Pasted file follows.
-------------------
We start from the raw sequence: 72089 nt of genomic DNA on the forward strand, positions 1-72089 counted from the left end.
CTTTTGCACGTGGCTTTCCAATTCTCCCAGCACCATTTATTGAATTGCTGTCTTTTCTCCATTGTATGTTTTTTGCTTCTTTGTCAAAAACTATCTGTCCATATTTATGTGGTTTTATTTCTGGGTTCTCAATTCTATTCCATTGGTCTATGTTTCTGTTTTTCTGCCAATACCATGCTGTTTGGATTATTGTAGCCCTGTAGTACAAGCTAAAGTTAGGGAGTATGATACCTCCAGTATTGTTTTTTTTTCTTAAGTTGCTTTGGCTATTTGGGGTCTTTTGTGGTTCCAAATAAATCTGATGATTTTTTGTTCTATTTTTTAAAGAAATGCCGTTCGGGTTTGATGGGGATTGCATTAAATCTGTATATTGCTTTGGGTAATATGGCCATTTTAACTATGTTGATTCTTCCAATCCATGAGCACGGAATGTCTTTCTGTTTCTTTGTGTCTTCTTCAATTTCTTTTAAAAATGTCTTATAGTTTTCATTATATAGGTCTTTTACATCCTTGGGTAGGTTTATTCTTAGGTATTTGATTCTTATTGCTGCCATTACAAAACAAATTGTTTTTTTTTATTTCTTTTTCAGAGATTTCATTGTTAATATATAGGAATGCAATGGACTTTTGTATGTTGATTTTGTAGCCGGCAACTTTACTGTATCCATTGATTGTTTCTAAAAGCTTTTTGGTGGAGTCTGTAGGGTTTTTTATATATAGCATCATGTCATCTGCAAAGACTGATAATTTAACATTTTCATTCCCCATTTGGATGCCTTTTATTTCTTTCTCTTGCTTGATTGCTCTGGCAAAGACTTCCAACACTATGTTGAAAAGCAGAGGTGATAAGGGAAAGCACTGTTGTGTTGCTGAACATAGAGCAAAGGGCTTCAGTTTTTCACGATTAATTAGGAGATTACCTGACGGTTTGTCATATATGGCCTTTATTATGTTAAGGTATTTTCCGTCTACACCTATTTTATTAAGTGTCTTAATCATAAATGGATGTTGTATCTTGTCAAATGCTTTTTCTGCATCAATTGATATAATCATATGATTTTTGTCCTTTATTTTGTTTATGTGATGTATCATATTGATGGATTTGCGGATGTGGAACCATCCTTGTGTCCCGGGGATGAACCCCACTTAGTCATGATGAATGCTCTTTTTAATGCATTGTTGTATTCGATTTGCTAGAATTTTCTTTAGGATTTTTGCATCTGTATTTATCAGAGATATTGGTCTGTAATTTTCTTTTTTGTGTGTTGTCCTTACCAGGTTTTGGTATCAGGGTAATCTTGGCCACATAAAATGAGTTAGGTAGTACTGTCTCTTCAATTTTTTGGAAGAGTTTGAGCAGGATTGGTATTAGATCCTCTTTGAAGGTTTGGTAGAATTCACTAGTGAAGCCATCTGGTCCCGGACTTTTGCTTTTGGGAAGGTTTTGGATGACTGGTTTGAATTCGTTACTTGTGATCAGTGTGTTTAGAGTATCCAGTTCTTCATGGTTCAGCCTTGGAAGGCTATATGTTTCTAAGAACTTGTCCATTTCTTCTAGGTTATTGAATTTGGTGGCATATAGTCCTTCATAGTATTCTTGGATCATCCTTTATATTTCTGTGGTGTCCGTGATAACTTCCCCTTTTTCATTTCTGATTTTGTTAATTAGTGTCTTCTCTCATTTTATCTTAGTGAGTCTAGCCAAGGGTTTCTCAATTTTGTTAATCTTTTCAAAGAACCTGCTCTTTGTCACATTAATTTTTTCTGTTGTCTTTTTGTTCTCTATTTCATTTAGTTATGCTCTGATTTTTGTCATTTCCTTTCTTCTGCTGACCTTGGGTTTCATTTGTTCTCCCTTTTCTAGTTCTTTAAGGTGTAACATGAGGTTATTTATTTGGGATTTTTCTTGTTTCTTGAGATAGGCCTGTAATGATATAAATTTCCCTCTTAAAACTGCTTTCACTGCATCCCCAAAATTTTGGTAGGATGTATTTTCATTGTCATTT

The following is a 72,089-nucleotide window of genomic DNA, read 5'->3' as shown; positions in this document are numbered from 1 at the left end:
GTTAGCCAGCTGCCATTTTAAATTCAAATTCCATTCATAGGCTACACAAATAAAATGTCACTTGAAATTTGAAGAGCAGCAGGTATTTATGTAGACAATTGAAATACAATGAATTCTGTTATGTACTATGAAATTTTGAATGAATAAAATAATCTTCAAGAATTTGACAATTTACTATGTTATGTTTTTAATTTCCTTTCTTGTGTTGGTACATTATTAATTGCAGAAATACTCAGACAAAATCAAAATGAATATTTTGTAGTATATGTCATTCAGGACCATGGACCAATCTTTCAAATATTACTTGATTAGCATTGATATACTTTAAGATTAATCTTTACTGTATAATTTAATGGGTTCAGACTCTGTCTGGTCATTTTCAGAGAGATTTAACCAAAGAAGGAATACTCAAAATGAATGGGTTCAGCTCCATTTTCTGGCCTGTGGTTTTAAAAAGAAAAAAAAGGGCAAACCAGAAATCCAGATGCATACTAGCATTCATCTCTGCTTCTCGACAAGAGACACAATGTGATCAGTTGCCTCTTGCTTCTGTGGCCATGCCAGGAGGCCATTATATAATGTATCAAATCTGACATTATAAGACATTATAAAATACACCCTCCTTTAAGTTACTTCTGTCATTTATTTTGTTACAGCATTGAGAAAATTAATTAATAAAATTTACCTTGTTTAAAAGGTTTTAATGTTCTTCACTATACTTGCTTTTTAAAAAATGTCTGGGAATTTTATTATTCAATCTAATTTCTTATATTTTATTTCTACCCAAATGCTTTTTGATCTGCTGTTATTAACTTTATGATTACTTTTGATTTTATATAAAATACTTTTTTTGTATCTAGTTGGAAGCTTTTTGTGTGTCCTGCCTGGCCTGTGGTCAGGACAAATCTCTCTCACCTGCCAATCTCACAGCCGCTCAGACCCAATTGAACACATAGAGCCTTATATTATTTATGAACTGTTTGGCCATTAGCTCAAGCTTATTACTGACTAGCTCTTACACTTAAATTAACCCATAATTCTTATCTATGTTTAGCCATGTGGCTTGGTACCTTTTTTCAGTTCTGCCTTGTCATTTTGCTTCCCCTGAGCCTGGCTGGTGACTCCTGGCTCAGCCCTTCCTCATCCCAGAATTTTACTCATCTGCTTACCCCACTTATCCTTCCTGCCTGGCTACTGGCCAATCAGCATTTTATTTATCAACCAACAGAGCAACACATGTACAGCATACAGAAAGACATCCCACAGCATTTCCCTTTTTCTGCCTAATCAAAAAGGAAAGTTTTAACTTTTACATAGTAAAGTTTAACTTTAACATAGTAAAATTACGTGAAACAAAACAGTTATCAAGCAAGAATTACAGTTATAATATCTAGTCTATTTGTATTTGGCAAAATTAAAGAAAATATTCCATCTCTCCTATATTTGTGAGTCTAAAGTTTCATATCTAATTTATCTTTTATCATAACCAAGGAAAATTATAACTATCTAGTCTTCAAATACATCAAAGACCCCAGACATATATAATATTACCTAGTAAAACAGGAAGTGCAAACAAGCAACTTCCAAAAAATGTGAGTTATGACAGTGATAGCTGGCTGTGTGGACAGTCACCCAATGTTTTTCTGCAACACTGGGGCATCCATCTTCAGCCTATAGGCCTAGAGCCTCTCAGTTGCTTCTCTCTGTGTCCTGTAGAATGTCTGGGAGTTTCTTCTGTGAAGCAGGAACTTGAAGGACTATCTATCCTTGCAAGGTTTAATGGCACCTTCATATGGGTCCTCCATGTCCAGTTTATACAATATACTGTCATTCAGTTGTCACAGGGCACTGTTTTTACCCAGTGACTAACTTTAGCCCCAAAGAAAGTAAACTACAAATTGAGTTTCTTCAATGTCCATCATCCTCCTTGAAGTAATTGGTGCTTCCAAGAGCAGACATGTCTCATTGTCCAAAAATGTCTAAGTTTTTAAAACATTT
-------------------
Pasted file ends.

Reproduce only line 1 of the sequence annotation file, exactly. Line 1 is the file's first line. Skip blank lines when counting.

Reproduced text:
We start from the raw sequence: 72089 nt of genomic DNA on the forward strand, positions 1-72089 counted from the left end.